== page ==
HL Deb 22 March 1934 vol 91 cc420-2

My Lords, before the House adjourns, perhaps the Leader of the House may have something to say about business next week, in view of the fact that we have thought it right to put down Amendments to the Mining Industry (Welfare Fund) Bill and also to the North Atlantic Shipping Bill, not without hopes that perhaps one of them may be accepted, in which case perhaps that may make a little alteration in the business arrangements?


My Lords, I am obliged to my noble friend for having put this question. What we are proposing is to suspend Standing Orders on Tuesday next so as to enable us to get the remaining stages of such Bills as have to become law before the House adjourns. Your Lordships will appreciate that if there were to be an Amendment—and I have no knowledge as to whether the noble Lord's enthusiasm for either of his two Amendments is well founded—obviously we should have to get the remaining stages the same day in order to get the Amendment considered in another place and the Royal Assent given on Wednesday. Accordingly I am proposing that on Tuesday we shall take the remaining stages of the Bills which we have been discussing to-day, and that we shall also take the remaining stages, that is to say Report and Third Reading, of the Shops Bill and of the Indian Pay (Temporary Abatements) Bill with which we dealt earlier in the week. I understand that my noble friend Lord Eltisley has a small Bill about extending the hours in which it is legal to get married, for which he asks a Second Reading on Tuesday next. Then, if that programme is agreeable to your Lordships, on Wednesday we will take all stages of the Consolidated Fund (No. 1) Bill, which in this House is mainly a formality; and I think my noble friend Lord Rankeillour (who unfortunately had not appreciated that we were meeting earlier this afternoon and so was not able to move the Report stage of the Judiciary (Safeguarding) Bill) is proposing to take the Report stage of that Bill on Wednesday. There will be a Royal Commission some time later in the afternoon in order to give the Royal Assent to such measures as have passed both Houses; and I am proposing then to move, as I indicated on Thursday last, that the House do adjourn for a fortnight.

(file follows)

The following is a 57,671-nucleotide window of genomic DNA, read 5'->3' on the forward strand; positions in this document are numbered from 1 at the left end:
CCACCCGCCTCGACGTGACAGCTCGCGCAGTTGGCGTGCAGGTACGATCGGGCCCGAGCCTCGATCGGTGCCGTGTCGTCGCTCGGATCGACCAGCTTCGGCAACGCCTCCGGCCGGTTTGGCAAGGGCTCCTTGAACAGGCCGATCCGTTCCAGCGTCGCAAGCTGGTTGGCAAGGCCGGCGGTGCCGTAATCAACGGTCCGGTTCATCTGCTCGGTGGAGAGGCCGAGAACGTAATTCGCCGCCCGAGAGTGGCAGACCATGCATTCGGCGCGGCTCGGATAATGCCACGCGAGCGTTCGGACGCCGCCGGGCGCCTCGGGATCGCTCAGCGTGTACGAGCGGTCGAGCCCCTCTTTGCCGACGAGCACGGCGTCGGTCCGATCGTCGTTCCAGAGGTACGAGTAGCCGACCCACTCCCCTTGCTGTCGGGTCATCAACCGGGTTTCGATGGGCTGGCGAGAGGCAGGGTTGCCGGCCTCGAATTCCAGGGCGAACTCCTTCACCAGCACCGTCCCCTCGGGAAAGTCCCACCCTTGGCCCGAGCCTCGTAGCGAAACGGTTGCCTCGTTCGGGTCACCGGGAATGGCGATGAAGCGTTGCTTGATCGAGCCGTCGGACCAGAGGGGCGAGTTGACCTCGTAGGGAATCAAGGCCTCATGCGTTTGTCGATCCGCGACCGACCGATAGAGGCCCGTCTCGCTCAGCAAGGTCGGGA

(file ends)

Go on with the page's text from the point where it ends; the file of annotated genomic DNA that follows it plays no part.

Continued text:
I am much obliged to the noble Viscount. Did I understand him to mean that on Wednesday we should meet at the usual time?


Yes, my Lords, I think so, because in another place they are not adjourning until Thursday of next week and therefore they will be meeting at the usual time on Wednesday, so that there would be no useful purpose served by your Lordships meeting earlier; we should have to wait until they were ready.

House adjourned at five minutes before six o'clock.